Wednesday, September 09, 2015

U.S. Open Day 9: Yin and Yang

Hey Y'all. Galileo here.

Slams are wonderful. This fact is even more apparent when you get to the latter stages. This is where the real talent comes through, shines through. This is where the big matches come into play and where we suddenly see the big names. And at the U.S. Open this year we saw the contrast of beauty and practicality. Ugly is too strong a word because all tennis is beautiful in its own kind of way.

Behind every beautiful thing there’s been some kind of pain, remarks Bob Dylan in one of his songs and it’s true. But it could be total nonsense, too. It could be both. Isn’t religion some bizarre mix of truth and nonsense?

The point is that beauty and ugly have a yin and a yang. You couldn’t have the beautiful but cursed Red Sox without the ugly and hated Yankees. You couldn’t have the beautiful and stunning Sydney without its ugly sister Melbourne. You could not have beautiful Tom Brady without the ugly Joe Flacco. And you couldn’t have the beautiful Federer and Navratilova without the grinding ‘ugliness’ of Nadal and Evert.

You couldn’t have the beauty of Monroe without the ugliness of Joe DiMaggio. And this theme reflects everywhere. It reflects in a list too long to go through. In everybody’s life there resides some kind of beauty and some kind of ugliness. It’s just human nature. There is good [to use an extreme example] in Donald Trump as well as ugliness.

And in the U.S. Open quarterfinals there was beauty of different kinds. The brutal hard-hitting Tsonga and the soft-hands of Lopez both create beautiful things. They play these beautiful games in such different ways, but beauty is in the eye of the beholder and the way they play is beautiful. It is to be treasured. The comparisons between Lopez and Sabatini write themselves with regards to look and game styles. Though, of course, Sabatini is perhaps the most underrated and underachieving tennis player ever.

And then there’s the ugly hard-hitting Djokovic and Cilic. The favourites, the heavyweights. With their big strokes and their physical tennis. They have a mean presence on court. They play the villain. The kind of villain children run from until they age. The kind of villain to be feared, but also to be admired. A competent villain. Djokovic isn’t in the GOAT discussion, but he is definitely the best player we’ll have this decade. And Cilic is forever Cinderella. And wouldn’t it be nice to be forever Cinderella?

Well, enough of my rambling. Stuff actually happened today on the men’s side and it is time to delve a little deeper. This U.S. Open feels like it has been going on forever. Usually the slams just rush by.

QUESTION: The last Croatian to win this tournament not named Cilic was who?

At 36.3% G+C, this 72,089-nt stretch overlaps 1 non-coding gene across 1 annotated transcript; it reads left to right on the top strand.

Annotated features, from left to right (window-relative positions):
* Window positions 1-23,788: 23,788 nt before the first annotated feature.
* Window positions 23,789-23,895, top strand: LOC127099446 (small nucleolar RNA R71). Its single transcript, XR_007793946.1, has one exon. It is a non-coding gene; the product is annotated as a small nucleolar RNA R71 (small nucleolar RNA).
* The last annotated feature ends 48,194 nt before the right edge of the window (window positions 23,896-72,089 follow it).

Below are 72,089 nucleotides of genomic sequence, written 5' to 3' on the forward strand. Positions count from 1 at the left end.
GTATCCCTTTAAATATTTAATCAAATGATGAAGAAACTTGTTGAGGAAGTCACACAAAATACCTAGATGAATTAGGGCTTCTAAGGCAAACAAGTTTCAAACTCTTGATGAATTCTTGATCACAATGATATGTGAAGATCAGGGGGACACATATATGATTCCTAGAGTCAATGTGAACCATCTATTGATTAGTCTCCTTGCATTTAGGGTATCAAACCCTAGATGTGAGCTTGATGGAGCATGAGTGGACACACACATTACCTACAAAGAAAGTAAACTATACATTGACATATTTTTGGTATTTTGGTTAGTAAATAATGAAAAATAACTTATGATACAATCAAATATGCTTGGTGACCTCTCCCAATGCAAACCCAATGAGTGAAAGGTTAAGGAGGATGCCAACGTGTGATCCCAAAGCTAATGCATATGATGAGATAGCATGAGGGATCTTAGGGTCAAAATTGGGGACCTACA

...Cilic won on his fifth match point to finally, finally put Tsonga away 6-4, 6-4, 3-6, 7-6[3], 6-4. Tsonga has a history of coming back from the dead [Wimbledon 2013] and Cilic has a history of blowing it. The year Murray won Wimbledon Cilic led the Scot 6-3, 5-1 and lost in four. But today it was positive, today it was good. Unless you’re Venus. Cilic looked like the defending champion. He was supposed to kick on and become a major top five force. Spoiler: that didn’t happen. Cilic, though, has silenced the doubters with another slam semi-final. And three is a very solid number, indeed. Tsonga was inches from getting the Nalbandian slam but he really let himself down. Having saved three match points just to be in that fifth set he then threw away all his momentum. Cilic hit 29 aces to 15 and 63 winners to 59. 11 doubles and 58 errors would prove to be too high. There in lay the critical mistake. Incredibly there were only four breaks the whole match. Cilic now moves onto Djokovic. And if Agut and Lopez can take Djokovic to four why, surely, can't Cilic beat him? He is the defending champion with a big serve. And both men have a U.S. Open crown to their names. Something always goes wrong for Djokovic. Why can’t that something be Cilic?
...It’s the age of the one-handed backhanders that still exist on the ATP, the lack of WTA stars with one and the fact Dimitrov does not look reliable that makes me fear for the future of the one-hander. The one-hander is the past of this great sport and for many decades it was the only way. It will be a sad day when it dies out. If it dies out, of course. Djokovic finally put away Lopez at about 1:20 a.m. 6-1, 3-6, 6-3, 7-6[2]. Though the final tiebreaker was not great Lopez actually played a great match. He knew he had to be aggressive and he paid the price as hit 48 errors and just 36 winners. He went for every shot and played about five shots that were off this planet good. Djokovic hit just 17 errors. But he is boring. He doesn’t play exciting tennis. He doesn’t have that flare, that spark. And that may be the reason he has never won the French Open. There’s no creative genius, no taste for risk and he likes to play safe. He is dull. And there will be a villains semi-final with the usurped playing the usurper. I suggest you go there and boo at them for hurting the beauty in our life. Don’t actually do that. You’ll be booted out and I’ll be fired. I think. Anyway, can Djokovic finally avenge the Open hoodoo? Or will he once more become ensnared by its nefarious clutches?

Casey plays tomorrow! She and Shvedova play 12 seeded Russians A-Pavs and A-Kuds. And the other quarterfinal will also be played. The fifth seeds remain the likeliest opponents. The top seeds play 11th seeded Errani/Pennetta. Could that be the match that trips up Mirza/Hingis?

ANSWER: There has never been one in the history of tennis. Not once has a Croat won this before Cilic, but now he could make it two. In fact, no Croatian had ever even been to a final. He is never given enough credit for that. And I’m one of the guilty.

Thanks all and visit WTA BACKSPIN please.

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